22 Sights in Cheyenne, United States (with Map and Images)
Explore interesting sights in Cheyenne, United States. Click on a marker on the map to view details about it. Underneath is an overview of the sights with images. A total of 22 sights are available in Cheyenne, United States.List of cities in United States Sightseeing Tours in Cheyenne
1. Park Addition
The Park Addition School at 1100 Richardson Court in Cheyenne, Wyoming was built in 1921. It was designed by architect Frederick Hutchinson Porter. Due to population growth, an addition was built during the 1947–1949 school year, and the school was renamed "Chaplin School" in the honor of Miss Ruth Chaplin who served as principal from its inception until the 1952–1953 school year. At this point, and due to further growth, the city of Cheyenne made available a portion of Pioneer Park, two blocks from the school, for expansion. The new "Chaplin Annex" was finished in 1953, with another addition built in 1956. Since the new separate annex had grown to at least twice the size of the Park addition, it was renamed "Pioneer Park" school, and an effort to consolidate both schools into the new larger facility ensued. The original Park Addition building was henceforth used for school administrative offices. In 1977 the building and land was sold by the school district to a private owner, and eventually became a day care establishment called "Children's Choice Childcare Center" in the early 1980s. The Park Addition structure was listed on the National Register of Historic Places in 2005. As of 2016-2017 the property is under extensive restoration to return it to its glory days, and will soon be once again used.
2. Washita Battlefield National Historic Site
Washita Battlefield National Historic Site protects and interprets the site of the Southern Cheyenne village of Chief Black Kettle where the Battle of Washita occurred. The site is located about 150 miles (241 km) west of Oklahoma City, Oklahoma, near Cheyenne, Oklahoma. Just before dawn on November 27, 1868, the village was attacked by the 7th U. S. Cavalry under Lt. Col. George Custer. In the Battle of Washita, the Cheyenne suffered large numbers of casualties. The strike was hailed at the time by the military and many civilians as a significant victory aimed at reducing Indian raids on frontier settlements as it forced the Cheyenne back to the reservation set aside for them. The site is a small portion of a large area that was declared a National Historic Landmark in 1965, and was listed on the National Register of Historic Places in 1966. The landmarked area encompasses the entire battlefield, which extends for some 6 miles (9. 7 km) through the city of Cheyenne.
3. Nagle-Warren Mansion
Nagle Warren Mansion, also known as Cheyenne YWCA Building, is former residence and YWCA with three buildings located in Cheyenne, Laramie County, Wyoming. The mansion is on the edge of Cheyenne's historic downtown section on Cattle Barons’ Row. It operated as a bed and breakfast ("B&B") establishment since 1997 with twelve guest rooms decorated in Victorian West style. One guest room is a suite and each room has its own bath. Six rooms are in the main house and six in the carriage house. There are three conference rooms. The B&B had an AAA four-diamond rating. Furnishings and decorations are authentic to the period of the American Old West and include furniture; wallpaper; brass, marble, bronze, or gas fireplaces; ornate staircases; cherry, mahogany, and oak woodwork; and stained glass windows, as well as some Moorish tile and a Moroccan chandelier. In 2019 it became a private residence.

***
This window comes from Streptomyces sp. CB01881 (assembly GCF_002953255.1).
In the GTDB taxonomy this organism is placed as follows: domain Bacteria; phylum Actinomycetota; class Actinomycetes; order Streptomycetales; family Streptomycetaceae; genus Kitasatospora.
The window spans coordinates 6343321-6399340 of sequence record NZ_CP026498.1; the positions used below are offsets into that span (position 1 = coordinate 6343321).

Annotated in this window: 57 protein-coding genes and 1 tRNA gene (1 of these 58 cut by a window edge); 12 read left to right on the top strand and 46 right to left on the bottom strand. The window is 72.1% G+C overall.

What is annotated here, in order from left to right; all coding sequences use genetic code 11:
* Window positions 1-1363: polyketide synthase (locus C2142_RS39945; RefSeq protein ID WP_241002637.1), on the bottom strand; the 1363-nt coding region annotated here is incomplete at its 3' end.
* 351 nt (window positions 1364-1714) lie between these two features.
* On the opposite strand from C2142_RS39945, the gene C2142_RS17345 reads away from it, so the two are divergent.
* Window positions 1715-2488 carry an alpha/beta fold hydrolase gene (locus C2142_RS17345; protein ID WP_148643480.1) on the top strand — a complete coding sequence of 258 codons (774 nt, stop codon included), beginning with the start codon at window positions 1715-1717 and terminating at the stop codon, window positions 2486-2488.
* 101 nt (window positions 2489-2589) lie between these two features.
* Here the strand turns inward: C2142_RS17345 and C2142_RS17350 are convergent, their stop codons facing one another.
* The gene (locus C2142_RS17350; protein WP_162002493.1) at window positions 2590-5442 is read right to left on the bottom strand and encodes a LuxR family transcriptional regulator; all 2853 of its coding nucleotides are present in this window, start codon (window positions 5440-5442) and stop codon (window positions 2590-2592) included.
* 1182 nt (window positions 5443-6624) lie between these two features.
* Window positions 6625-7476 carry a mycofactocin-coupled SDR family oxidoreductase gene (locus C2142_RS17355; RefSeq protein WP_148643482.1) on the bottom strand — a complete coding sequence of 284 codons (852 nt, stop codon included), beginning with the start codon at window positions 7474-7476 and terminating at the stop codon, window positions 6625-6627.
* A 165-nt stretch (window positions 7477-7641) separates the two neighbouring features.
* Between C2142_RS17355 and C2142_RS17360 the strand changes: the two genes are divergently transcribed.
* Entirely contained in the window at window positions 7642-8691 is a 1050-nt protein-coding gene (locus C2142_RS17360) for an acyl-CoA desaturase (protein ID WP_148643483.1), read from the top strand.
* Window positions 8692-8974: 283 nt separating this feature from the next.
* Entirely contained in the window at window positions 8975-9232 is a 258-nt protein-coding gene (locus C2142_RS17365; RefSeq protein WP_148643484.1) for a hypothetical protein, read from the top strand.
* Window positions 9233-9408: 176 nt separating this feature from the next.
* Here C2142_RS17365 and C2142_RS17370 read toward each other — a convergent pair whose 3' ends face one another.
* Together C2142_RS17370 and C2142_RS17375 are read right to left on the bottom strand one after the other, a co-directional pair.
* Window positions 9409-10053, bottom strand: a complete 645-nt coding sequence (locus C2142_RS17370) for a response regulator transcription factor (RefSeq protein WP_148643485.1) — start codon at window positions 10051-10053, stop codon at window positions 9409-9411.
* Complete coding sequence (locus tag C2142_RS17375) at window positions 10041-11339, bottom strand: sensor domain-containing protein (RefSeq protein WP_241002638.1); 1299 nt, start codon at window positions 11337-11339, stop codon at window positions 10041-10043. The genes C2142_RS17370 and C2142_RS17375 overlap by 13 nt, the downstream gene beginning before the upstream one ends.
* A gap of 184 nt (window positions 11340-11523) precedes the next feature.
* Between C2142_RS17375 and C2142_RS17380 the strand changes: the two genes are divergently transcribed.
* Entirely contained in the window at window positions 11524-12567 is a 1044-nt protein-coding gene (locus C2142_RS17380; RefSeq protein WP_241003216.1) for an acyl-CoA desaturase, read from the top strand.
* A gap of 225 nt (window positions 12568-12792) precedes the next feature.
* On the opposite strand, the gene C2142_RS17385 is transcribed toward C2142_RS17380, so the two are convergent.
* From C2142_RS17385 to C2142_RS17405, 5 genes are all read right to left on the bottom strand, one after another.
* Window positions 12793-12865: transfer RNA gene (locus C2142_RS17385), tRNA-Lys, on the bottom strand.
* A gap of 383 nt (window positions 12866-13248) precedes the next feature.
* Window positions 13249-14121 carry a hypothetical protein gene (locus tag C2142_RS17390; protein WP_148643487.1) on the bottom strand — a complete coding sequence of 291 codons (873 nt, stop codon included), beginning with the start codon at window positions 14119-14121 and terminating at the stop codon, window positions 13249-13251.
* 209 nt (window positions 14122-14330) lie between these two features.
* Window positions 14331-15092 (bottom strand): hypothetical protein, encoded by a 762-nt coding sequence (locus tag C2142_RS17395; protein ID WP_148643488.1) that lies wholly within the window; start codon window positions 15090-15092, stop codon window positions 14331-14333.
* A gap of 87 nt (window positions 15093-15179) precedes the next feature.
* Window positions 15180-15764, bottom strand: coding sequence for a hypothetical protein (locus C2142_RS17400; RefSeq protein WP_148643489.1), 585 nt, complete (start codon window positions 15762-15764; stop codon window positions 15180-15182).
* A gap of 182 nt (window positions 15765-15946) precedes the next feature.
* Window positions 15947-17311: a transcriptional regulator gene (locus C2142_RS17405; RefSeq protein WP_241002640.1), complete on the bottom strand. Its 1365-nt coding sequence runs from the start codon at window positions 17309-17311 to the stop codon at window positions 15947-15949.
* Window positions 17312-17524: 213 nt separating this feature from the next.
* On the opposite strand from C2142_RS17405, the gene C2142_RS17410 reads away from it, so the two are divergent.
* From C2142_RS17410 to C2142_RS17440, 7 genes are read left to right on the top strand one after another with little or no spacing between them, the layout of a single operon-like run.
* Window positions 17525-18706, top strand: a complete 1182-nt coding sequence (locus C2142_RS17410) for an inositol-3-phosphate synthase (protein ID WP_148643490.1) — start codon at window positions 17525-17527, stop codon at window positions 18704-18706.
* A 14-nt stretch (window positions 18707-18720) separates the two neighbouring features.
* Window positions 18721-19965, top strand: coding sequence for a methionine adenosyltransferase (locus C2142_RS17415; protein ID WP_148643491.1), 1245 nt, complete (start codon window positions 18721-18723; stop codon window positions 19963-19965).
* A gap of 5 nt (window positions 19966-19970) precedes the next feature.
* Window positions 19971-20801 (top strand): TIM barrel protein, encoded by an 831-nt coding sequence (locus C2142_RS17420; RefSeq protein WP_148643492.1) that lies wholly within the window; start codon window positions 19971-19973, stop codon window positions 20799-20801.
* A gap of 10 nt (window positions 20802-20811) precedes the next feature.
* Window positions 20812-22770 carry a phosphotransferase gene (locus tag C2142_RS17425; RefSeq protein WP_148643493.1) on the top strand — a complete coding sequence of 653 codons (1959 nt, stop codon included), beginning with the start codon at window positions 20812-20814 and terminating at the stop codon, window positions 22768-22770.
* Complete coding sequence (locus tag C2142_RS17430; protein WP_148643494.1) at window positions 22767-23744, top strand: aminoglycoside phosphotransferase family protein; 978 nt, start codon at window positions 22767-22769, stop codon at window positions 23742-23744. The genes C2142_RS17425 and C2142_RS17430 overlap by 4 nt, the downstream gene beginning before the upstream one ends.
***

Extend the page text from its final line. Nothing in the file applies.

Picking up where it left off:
4. Cheyenne Flour Milling Company
The Cheyenne Flour Milling Company, also known as the Standard Oil Company and Salt Creek Freightways, is an early warehouse building in Cheyenne, Wyoming. The structure was built in 1927 to house goods brought to and from Cheyenne by the Union Pacific Railroad in an industrial section of Cheyenne as a flour mill, replacing structures that had performed similar functions since 1915. By 1931 the building was shared by a warehouse for electrical parts for the Mountain States Telephone and Telegraph Company, a potato chip factory and a chemical products company. In 1937-38 the Standard Oil Company started to use the warehouse for bulk petroleum products storage, continuing to 1963. From 1963 the building was used by Salt Creek Freightways, which had shared use from 1936. In 1973 it became a plumbing parts warehouse, and by 2003 was owned and used by a general contractor.
5. Cheyenne Frontier Days - Old West Museum
The Cheyenne Frontier Days Old West Museum is located in Cheyenne, Wyoming, United States. The museum was founded in 1978. It is a 501(c)(3) non-profit organization, dedicated to interpreting, conserving and exhibiting the history and material culture of Cheyenne, Cheyenne Frontier Days, the State of Wyoming and the American West. The museum features the Cheyenne Frontier Days Hall of Fame. Permanent exhibits include Western horse-drawn carriages and wagons, the history and memorabilia of Cheyenne Frontier Days rodeo celebration, local history of Cheyenne, pioneer artifacts and clothing, and Western and folk art. The Cheyenne Frontier Days Old West Museum is home to the "World’s Largest Outdoor Rodeo and Western Celebration" with its permanent exhibit on the history of Cheyenne Frontier Days.
Wikipedia: Cheyenne Frontier Days Old West Museum (EN), Website
6. Castle on 19th Street
The Castle on 19th Street or 19th Street Castle is a Mission Revival style house in Cheyenne, Wyoming. It was built in 1914 for local businessman Thomas Heaney, who operated the Atlas Theatre in Cheyenne. Heaney also operated the Tivoli Bar and Restaurant and became a Wyoming state senator representing Laramie County. Heaney's residence features a three-story corner tower with a broad overhanging tiled and hipped roof, with a stucco parapet surrounding the remainder of the roof, ornamented with projecting crests. A loggia with three arches fronts the house, ornamented with projecting squared beams. The driveway goes through the leftmost arch, flanked by a retaining wall, on its way to the rear of the house. The interior was converted for apartments.
7. F-86L Sabre